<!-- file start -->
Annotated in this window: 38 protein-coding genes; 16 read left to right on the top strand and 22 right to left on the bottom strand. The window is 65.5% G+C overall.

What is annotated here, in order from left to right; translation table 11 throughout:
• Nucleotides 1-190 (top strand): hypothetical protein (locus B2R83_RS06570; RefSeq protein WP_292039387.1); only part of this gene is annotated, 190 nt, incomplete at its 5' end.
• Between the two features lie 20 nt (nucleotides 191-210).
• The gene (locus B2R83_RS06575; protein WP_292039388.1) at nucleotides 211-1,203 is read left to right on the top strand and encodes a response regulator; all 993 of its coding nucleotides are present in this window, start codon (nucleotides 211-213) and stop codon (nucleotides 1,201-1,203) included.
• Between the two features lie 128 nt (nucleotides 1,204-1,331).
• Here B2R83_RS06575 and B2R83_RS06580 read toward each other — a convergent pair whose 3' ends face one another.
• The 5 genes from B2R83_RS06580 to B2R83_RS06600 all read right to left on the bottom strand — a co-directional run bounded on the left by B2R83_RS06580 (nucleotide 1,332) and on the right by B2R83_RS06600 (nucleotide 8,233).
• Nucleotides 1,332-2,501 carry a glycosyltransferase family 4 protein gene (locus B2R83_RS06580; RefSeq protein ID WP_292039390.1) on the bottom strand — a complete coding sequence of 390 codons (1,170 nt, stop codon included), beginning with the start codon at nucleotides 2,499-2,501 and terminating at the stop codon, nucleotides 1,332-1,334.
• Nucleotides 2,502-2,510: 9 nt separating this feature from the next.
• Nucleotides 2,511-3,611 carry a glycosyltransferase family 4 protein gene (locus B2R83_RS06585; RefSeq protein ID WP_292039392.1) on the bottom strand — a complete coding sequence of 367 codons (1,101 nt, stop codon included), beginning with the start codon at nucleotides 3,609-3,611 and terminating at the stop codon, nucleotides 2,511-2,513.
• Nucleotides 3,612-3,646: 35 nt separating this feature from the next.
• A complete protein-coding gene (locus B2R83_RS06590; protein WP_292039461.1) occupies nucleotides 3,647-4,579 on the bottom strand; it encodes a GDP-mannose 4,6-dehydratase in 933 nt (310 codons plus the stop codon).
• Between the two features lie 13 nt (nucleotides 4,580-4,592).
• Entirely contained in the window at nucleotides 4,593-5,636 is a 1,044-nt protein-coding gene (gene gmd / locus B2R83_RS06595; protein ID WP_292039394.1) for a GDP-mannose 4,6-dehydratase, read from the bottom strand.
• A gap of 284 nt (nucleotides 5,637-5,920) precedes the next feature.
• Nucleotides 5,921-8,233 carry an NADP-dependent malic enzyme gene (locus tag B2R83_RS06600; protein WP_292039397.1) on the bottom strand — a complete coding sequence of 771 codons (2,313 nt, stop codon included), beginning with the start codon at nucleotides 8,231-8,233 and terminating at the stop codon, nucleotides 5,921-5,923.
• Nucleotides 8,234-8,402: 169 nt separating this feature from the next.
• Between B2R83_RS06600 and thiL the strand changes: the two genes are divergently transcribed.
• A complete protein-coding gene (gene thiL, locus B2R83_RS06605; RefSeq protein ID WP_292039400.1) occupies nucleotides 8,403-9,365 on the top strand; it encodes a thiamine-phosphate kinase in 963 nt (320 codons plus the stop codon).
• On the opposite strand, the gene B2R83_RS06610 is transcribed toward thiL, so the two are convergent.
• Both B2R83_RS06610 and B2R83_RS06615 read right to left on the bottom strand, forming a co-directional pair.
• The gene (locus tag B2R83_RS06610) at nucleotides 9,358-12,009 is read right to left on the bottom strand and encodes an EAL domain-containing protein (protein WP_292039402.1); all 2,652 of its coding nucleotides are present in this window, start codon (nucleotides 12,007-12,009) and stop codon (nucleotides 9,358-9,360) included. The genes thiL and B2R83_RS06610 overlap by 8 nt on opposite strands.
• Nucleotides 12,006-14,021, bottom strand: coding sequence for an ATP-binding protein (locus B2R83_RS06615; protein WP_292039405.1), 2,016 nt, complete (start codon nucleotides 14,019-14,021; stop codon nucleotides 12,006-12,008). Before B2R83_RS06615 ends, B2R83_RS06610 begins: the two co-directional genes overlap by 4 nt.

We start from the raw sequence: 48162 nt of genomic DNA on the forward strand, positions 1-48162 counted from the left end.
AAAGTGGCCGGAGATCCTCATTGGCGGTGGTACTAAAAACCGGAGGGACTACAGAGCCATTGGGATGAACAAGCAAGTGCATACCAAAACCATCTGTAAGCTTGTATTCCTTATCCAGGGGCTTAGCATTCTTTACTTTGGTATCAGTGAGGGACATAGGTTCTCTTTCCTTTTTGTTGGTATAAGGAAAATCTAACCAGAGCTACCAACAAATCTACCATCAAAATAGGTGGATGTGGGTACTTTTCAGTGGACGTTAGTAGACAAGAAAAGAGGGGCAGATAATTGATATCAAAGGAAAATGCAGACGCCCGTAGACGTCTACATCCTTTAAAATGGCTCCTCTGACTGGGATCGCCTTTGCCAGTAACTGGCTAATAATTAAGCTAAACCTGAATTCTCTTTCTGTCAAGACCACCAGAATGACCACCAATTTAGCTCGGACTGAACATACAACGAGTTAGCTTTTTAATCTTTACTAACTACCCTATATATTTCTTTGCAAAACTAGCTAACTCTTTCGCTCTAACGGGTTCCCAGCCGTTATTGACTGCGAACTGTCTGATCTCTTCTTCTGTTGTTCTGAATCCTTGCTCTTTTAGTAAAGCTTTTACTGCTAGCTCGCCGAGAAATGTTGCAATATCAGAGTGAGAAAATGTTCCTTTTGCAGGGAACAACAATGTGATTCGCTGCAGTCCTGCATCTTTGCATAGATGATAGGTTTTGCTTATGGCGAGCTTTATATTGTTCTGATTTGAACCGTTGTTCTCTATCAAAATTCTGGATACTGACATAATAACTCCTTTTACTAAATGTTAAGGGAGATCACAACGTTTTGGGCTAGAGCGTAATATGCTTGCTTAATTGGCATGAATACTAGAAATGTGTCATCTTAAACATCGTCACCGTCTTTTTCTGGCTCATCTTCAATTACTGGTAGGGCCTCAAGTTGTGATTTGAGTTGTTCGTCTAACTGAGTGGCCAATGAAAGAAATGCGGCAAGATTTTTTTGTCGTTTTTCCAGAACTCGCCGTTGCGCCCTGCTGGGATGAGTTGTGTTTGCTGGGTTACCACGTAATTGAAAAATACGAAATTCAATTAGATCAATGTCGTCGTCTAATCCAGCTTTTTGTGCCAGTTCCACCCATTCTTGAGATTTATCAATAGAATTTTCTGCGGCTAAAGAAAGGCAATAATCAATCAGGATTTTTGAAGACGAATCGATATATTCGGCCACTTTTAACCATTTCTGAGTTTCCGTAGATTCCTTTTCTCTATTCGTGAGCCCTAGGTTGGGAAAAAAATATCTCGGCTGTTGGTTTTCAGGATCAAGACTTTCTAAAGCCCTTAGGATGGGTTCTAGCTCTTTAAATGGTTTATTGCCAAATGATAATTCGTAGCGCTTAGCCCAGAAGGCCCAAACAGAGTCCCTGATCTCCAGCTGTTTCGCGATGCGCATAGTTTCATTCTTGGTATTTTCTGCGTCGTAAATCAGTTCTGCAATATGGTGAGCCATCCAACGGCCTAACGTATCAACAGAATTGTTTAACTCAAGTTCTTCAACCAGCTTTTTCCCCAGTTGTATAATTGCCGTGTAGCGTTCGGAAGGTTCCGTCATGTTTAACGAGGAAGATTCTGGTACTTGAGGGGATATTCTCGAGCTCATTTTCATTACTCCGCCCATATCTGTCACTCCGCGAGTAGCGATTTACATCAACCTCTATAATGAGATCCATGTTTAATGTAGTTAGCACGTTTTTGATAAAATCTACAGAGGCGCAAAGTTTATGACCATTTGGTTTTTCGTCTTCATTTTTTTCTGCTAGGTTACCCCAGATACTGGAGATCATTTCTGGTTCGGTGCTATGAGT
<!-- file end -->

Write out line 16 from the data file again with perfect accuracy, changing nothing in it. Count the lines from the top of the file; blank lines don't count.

• A gap of 284 nt (nucleotides 5,637-5,920) precedes the next feature.